After CDC warning, UCSF doctor explains how Labor Day travel can still be safe and fun

In addition to other helpful information, Dr. Gandhi says studies show planes don't cause super spreader events.
SAN JOSE, Calif. (KGO) -- Despite warnings from the CDC, people across the country are still expected to travel for the Labor Day weekend.

Many fear this could lead to more COVID-19 cases, but a Bay Area doctor believes there are safe ways to travel if you are vaccinated.

RELATED: CDC issues travel warning ahead of Labor Day weekend, passengers at SFO weigh risks

Holiday weekends are always busy at Mineta San Jose International Airport.

People coming, people going, hugs goodbye and hugs hello.

Many more travelers were on the move for Labor Day weekend compared to 2020.

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The indoor mandate is aimed to avoid a surge in highly-contagious Delta variant cases. Honolulu joins San Francisco and New York in similar rules.



It's something San Jose resident John Henry wished he considered before traveling with friends recently.

He shared his COVID results with his Twitch stream when he returned.

"We took precaution, we didn't take it lightly, we're all vaccinated and it still came to us," Henry said. "I don't want everyone feeling what I felt, so I've already warned my friends to not take it like it's a joke because it's not."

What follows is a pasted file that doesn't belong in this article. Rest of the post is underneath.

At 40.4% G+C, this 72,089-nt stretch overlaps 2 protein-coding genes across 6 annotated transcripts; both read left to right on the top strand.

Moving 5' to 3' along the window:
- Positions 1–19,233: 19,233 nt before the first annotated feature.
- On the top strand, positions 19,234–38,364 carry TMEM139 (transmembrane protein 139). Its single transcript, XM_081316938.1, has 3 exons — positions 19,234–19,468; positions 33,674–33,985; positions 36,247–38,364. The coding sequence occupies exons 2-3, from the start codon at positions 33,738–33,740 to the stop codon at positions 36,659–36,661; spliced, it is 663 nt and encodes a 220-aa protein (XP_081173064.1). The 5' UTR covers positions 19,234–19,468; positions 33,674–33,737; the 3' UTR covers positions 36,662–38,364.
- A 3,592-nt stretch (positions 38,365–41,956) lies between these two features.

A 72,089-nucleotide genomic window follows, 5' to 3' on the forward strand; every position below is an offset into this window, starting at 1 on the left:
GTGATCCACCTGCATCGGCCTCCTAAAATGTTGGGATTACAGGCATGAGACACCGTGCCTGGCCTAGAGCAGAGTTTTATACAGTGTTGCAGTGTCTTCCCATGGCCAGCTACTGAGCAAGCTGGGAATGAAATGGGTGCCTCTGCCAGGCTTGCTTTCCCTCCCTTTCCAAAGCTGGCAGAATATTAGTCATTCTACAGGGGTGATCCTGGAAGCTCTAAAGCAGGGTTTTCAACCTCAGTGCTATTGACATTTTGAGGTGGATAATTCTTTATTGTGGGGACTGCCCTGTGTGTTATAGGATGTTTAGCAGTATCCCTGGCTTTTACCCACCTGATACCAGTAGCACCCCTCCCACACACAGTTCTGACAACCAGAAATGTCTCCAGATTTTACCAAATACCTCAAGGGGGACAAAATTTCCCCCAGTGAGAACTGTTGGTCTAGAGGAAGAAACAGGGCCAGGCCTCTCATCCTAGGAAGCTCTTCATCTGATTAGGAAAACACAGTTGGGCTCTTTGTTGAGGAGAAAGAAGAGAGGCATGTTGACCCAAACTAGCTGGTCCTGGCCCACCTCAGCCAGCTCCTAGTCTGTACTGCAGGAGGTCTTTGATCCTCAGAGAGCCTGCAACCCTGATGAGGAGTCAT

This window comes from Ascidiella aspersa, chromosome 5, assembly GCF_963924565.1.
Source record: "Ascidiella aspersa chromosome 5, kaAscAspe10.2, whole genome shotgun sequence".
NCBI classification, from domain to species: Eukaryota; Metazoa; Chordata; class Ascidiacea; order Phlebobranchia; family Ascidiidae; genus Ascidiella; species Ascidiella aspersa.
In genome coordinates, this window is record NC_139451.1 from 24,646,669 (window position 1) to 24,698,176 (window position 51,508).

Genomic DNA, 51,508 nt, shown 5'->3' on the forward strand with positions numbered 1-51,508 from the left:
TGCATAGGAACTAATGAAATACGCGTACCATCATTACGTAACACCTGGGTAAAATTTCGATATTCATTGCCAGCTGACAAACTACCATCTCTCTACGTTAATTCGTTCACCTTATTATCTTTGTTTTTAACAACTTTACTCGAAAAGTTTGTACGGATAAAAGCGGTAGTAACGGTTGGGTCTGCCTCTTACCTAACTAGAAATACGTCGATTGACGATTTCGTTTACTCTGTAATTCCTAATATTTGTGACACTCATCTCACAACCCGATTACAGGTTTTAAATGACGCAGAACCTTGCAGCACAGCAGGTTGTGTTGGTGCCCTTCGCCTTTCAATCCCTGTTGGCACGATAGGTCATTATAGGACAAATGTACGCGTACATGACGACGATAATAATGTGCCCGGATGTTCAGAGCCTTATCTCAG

RELATED: European Union recommends reinstating COVID-related restrictions on US tourists

Catching COVID while traveling can obviously still be a risk, but UCSF infectious disease expert Dr. Monica Gandhi says travel can be pretty safe, if you are vaccinated.

"The CDC messaging has terrified the vaccinated, the unvaccinated adults should be terrified," Dr. Gandhi said. "Travel is actually, depending on what you do, quite safe."

Dr. Gandhi says studies show planes don't cause super spreader events.

She suggests avoiding travelling to places with high COVID numbers and follow these simple steps to protect yourself while on the move.

RELATED: Ahead of this weekend's travel, the CDC urged unvaccinated people to not travel and suggested vaccinated do the same.

"It is really about the mitigation procedures, opening the ventilation vent, keeping the mask, different than a simple cloth mask, go stronger.," Dr. Gandhi said. "You're going to be in a mixed place, so inside, wear a mask and outside is safe. Outside has always been safe, even with the Delta."

In addition to the steps to be safe, Dr. Gandhi's number one advice for those traveling is to have fun.


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